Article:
A major milestone has been reached in the restoration of South Yorkshire’s Grade I listed Wentworth Woodhouse, as reported by the Barnsley and Rotherham Chamber of Commerce, with 10,000 square metres of scaffolding encasing the stately home.
Barnsley and Rotherham Chamber of Commerce write:
Woodhead Group, experts in heritage and conservation, has been appointed by Wentworth Woodhouse Preservation Trust to carry out the repair, restoration and replacement of the building’s 1,486 square metre roof as part of its 25-year masterplan.
A bespoke scaffolding solution is being put in place by subcontractors Lyndon SGB to provide a temporary roof to protect the building during the conservation works. Visitors are greeted by a unique scene, with most of the building’s majestic East Front now shrouded in a steel scaffold shell. Public access areas are also being created so visitors will soon be able to view the works taking place and the mansion house can remain open over the two-year project. It will take up to three months to fully install the scaffolding which will reach 30 metres in height – as high as six double decker busses. The scaffolding will incorporate almost 300 stairs and two specialist accessible lifts for use by the public when installation is completed, which will reach 18 metres high.
Tom Woodhead from Woodhead Group said: ‘This project requires an exceptional collaborative approach with our scaffolding sub-contractors, Lyndon SGB, architects Donald Insall Associates and consultants to design and install such a complex scaffold system.’ The scaffolding will comprise approximately 700 tonnes and 500 linear metres of scaffolding poles and 6,000 planks, and is being installed by up to ten technicians per day over the three-month period.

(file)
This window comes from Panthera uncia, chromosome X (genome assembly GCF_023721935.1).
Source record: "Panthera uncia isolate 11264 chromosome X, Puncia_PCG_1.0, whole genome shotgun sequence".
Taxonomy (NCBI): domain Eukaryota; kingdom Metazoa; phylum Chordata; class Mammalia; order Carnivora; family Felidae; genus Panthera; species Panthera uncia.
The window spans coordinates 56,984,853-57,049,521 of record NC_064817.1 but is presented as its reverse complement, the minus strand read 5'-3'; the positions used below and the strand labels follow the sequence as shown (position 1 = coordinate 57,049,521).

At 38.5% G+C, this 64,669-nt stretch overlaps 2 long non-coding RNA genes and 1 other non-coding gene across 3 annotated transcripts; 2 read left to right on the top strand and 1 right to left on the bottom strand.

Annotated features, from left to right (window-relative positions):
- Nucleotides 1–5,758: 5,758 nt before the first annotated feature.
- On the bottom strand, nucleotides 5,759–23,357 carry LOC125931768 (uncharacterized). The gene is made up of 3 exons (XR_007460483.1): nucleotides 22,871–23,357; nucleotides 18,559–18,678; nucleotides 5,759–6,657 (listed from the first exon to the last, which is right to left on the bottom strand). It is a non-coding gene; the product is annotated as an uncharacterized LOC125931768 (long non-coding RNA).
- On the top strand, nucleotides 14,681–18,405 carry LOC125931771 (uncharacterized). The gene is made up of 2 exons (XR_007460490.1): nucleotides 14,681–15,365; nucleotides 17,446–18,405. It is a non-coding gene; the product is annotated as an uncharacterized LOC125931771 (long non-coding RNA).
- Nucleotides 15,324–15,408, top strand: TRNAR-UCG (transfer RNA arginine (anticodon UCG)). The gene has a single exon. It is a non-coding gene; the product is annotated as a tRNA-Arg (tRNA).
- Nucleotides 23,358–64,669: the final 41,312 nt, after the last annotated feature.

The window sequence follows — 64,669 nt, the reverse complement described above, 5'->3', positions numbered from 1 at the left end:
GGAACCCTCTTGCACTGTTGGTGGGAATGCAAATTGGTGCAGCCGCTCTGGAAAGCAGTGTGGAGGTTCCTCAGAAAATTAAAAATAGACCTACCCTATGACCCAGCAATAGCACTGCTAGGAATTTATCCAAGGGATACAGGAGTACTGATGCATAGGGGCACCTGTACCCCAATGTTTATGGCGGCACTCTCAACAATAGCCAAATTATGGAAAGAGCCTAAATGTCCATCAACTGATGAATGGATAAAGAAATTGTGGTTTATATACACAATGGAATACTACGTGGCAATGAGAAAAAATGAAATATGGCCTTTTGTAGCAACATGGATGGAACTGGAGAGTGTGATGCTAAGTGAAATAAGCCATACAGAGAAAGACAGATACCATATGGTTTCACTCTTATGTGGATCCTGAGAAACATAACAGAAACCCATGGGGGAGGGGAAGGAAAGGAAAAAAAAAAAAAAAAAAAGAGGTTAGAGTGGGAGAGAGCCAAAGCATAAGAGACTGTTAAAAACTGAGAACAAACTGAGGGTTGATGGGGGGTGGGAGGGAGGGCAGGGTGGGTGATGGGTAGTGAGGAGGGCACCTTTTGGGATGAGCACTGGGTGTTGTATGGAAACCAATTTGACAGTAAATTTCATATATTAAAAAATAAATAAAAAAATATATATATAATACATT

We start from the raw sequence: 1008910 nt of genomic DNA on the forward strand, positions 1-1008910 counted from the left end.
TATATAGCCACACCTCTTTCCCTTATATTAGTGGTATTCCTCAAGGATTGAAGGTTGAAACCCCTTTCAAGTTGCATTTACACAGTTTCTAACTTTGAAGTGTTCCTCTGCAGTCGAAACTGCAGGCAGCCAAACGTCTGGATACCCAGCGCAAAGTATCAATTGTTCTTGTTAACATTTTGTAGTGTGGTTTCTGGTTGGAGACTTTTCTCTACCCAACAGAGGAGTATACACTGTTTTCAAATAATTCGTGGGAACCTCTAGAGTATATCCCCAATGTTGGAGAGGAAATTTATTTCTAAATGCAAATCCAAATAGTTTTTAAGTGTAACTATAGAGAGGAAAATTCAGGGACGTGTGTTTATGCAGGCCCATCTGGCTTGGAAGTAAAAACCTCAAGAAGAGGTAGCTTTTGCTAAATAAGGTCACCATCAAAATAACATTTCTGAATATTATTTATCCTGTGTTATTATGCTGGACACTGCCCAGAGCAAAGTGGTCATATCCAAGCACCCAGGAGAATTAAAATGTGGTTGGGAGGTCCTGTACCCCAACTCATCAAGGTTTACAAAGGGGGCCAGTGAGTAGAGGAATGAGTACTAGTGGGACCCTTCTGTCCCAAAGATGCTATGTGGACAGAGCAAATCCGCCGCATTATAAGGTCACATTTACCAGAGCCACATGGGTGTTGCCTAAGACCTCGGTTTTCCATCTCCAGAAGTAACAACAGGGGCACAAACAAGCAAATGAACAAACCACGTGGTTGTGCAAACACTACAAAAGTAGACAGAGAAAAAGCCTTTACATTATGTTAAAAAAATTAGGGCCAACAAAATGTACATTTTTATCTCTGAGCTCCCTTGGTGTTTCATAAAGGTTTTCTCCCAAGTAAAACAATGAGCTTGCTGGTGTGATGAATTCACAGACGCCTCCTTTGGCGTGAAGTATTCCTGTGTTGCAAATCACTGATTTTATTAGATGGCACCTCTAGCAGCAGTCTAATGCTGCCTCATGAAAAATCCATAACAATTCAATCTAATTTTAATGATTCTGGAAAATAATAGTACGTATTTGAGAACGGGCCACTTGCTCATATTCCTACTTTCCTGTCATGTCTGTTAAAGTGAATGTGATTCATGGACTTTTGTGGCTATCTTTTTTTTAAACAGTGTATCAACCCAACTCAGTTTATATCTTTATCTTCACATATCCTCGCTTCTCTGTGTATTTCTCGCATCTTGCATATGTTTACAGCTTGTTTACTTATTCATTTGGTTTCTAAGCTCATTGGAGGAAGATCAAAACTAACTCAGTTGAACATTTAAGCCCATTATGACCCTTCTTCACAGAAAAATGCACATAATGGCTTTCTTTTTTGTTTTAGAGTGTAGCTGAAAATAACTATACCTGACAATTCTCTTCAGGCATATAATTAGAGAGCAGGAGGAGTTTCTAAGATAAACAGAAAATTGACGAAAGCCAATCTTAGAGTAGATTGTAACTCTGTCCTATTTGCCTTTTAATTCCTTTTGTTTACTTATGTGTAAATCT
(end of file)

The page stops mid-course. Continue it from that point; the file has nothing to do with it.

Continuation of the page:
Jonathan O’Connor, general manager for Lyndon SGB added: ‘We’ve been operating across the UK for 100 years and are familiar with creating tailored access solutions for all sorts of buildings and applications. Our team has been working in collaboration with Woodhead Group to progress the scheme which will ultimately allow Wentworth Woodhouse to continue to welcome visitors.’
Sarah McLeod, CEO at Wentworth Woodhouse Preservation Trust commented: ‘This much-loved property is one of the largest historic country houses in Europe with some 365 rooms. We needed a contractor who understood the complexities of working on a live site and had a strong track record of successfully restoring buildings from a similar era. Thanks to their approach, the mansion can remain open to the public and in addition we will soon be able to provide a rare opportunity of roof-top access for visitors while work is taking place.’
Woodhead Group’s work will also include some remedial repairs and conservation to the interiors, including the oak staircase and the eastern section of the Long Gallery. The repairs are being supported with over £7 million of Government funding through Historic England. Giles Proctor of Historic England said: ‘We are delighted to be involved with such a transformative project, which will greatly increase public access to this wonderful building, including during the works.’